War of the Rebellion: Serial 069 Page 0314 OPERATIONS IN SE. VA. AND N. C. Chapter XLVIII.

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HEADQUARTERS,

Port Royal, May 29, 1864.

Captain P. P. Pitkin,

Quartermaster:

CAPTAIN: Commodore Parker informs me your transport are ashore all along the river - guerrillas in the river - and some of them in exposed position. Too much hurry will delay our movements. If you have not pilots, boats should not go down at night. After 12 o'clock to-day nothing will be sent here. you must, therefore, allow sufficient time for boats to arrive from Washington before you break up entirely.

Respectfully, &c.,

J. J. ABERCROMBIE,

Brigadier-General, Commanding.

HEADQUARTERS,

Port Royal, May 29, 1864.

TELEGRAPH OPERATOR,

Pope's Point, Va.:

Have the Twelfth U. S. Infantry and all dismounted cavalry moved to this point immediately. The Eighth Illinois Cavalry will guard the line.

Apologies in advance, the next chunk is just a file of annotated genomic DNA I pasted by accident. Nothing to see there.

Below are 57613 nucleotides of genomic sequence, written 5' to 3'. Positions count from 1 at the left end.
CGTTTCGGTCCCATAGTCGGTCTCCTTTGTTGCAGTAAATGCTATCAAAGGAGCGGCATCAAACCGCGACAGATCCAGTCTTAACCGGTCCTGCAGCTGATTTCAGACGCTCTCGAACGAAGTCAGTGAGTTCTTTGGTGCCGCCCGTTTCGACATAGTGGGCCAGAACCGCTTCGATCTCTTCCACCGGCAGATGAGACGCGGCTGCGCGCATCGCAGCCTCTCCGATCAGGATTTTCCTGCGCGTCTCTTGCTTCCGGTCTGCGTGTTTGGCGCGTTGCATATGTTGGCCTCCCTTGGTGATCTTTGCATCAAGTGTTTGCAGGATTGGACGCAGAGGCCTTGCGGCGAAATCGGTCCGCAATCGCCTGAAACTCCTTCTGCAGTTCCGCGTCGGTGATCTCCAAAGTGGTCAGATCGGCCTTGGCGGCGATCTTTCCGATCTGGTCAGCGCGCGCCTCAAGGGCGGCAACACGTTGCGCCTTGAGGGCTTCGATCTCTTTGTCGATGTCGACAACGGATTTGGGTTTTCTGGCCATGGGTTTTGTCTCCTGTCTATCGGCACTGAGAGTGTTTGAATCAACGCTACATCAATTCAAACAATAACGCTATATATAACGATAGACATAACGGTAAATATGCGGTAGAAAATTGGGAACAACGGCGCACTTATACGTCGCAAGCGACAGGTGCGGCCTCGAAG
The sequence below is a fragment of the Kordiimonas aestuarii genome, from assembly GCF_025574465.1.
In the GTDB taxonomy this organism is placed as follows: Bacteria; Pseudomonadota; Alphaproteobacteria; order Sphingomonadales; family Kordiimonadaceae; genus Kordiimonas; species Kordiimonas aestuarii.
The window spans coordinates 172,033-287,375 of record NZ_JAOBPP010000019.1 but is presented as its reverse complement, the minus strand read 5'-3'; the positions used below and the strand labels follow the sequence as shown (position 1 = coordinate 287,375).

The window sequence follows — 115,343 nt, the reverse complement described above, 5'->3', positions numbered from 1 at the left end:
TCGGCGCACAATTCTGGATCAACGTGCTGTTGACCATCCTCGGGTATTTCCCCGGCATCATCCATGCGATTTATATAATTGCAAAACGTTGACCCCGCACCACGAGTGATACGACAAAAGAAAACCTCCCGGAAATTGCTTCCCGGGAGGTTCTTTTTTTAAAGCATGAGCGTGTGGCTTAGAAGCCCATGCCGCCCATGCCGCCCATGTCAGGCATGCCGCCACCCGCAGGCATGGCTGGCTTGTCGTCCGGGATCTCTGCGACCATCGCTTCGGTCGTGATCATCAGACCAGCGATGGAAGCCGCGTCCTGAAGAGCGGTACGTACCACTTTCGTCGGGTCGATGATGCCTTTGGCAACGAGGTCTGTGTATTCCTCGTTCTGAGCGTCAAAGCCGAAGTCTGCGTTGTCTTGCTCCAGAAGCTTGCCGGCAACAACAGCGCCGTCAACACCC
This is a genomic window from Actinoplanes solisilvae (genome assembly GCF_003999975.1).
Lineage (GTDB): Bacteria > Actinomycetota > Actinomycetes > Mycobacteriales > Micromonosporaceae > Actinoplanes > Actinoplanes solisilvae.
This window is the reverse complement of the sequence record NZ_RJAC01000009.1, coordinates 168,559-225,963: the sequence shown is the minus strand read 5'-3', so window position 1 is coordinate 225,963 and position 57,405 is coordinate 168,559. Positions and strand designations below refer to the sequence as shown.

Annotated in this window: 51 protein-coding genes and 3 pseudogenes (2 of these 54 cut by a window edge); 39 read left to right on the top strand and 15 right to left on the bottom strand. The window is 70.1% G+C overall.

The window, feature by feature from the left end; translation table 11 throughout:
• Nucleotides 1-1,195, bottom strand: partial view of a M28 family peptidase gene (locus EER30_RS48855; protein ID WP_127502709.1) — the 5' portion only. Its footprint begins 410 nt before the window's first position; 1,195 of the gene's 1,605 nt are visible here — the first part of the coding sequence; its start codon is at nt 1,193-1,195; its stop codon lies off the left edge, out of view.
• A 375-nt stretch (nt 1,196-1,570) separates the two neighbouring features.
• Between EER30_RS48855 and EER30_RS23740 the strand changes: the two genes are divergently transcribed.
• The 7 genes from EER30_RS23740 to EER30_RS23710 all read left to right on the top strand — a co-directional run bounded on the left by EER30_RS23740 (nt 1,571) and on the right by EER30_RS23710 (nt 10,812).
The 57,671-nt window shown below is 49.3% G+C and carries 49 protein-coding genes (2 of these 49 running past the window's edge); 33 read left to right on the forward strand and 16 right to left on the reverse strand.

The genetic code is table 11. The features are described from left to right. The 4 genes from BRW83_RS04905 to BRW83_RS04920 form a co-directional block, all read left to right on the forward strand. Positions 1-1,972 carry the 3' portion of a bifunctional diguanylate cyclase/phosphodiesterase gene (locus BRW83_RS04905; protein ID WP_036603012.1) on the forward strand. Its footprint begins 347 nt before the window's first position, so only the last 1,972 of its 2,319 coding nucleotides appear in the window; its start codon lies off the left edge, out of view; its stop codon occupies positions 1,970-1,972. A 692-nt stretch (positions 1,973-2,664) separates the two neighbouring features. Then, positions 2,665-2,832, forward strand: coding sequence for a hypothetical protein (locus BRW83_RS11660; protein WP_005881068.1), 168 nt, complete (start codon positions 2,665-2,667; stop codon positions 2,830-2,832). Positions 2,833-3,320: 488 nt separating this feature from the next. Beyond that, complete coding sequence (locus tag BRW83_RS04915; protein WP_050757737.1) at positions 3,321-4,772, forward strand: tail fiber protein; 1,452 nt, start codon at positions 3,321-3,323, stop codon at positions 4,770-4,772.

J. J. ABERCROMBIE,

Brigadier-General, Commanding.

GENERAL BUTLER'S HEADQUARTERS,

On James River, May 29, 1864 - 10.30 a. m.

(Received 7.10 p. m.)

Honorable EDWIN M. STANTON,

Secretary of War:

Flag of truce just in with papers to the 28th. They report, May 27, 12 noon:

A large force of the enemy appeared and pressed our cavalry back at Hanover Court-House. Prisoners captured from Sixth Corps say that they have orders to move to the White House.

ATLANTA, May 27.

Our advance came up with the enemy at New Hope, 4 miles east of Dallas, on Wednesday. Our right rests on the road from Acworth to Dalls, about 3 miles northeast of New Hope, and extends from the latter point nearly west.

CLINTON, May 24, 1864.

(Via Summit, 26th.)

Banks has escaped from Alexandria via Simsport. A J. Smith's corps has gone up to Natchez and Vicksburg. The balance of his army is in full retreat toward New Orleans, at Morganza, on the west bank of the river. Canby has arrived and assumed command.

In view of this news, as the Nineteenth Army Corps is disengaged, I respectfully suggest that it be sent by water, to land here or at West Point in reach of General Grant. General Weitzel, who so well knows the military situation in Louisiana, concurs in the suggestion. It can be here in fourteen days to re-enforce the army, depleted by the battles to be fought in the mean time.

BENJ. F. BUTLER,

Major-General, Commanding.